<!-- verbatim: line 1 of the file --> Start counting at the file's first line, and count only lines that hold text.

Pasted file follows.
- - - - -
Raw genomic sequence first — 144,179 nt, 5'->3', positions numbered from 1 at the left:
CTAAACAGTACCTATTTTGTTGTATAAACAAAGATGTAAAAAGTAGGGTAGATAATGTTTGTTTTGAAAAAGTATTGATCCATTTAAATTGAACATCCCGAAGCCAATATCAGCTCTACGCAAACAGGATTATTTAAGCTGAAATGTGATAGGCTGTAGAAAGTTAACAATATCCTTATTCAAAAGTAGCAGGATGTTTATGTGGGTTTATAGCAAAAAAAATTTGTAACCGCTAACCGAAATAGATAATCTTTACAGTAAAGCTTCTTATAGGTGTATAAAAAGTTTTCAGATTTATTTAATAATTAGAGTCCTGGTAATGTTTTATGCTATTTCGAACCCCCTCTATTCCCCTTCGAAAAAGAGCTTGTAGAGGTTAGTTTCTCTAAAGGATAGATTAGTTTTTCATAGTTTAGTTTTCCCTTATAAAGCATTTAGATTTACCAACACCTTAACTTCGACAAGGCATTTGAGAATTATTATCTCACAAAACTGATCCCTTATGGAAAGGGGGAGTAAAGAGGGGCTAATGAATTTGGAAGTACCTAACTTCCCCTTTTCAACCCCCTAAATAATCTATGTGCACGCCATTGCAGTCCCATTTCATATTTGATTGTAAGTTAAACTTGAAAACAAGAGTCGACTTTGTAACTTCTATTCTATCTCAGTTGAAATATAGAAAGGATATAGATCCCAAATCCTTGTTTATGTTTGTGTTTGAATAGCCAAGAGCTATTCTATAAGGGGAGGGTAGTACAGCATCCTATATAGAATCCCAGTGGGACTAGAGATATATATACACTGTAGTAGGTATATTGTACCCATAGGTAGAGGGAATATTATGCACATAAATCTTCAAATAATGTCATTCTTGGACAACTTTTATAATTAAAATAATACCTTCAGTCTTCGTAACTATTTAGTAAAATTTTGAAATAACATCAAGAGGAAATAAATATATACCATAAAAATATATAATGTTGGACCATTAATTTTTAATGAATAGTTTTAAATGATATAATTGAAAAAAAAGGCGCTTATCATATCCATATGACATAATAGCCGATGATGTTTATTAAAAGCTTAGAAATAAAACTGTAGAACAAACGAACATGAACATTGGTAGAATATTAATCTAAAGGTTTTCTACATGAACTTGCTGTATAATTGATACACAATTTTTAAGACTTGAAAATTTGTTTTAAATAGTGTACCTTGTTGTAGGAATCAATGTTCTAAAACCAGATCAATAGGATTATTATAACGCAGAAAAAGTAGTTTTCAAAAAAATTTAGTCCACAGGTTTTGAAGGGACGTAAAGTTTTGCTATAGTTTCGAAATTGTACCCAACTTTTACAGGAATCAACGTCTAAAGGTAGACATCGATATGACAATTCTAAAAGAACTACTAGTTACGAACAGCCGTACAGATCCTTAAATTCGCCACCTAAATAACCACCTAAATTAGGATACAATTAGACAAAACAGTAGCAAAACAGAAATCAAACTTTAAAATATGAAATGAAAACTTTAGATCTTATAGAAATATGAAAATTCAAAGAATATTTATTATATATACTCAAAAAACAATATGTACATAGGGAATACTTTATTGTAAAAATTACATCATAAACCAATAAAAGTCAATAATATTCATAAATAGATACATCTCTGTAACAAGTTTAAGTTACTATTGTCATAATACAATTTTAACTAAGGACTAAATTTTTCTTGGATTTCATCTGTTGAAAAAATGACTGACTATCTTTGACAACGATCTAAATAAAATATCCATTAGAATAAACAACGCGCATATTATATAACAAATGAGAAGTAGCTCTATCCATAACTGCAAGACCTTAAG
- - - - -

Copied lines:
Raw genomic sequence first — 144,179 nt, 5'->3', positions numbered from 1 at the left: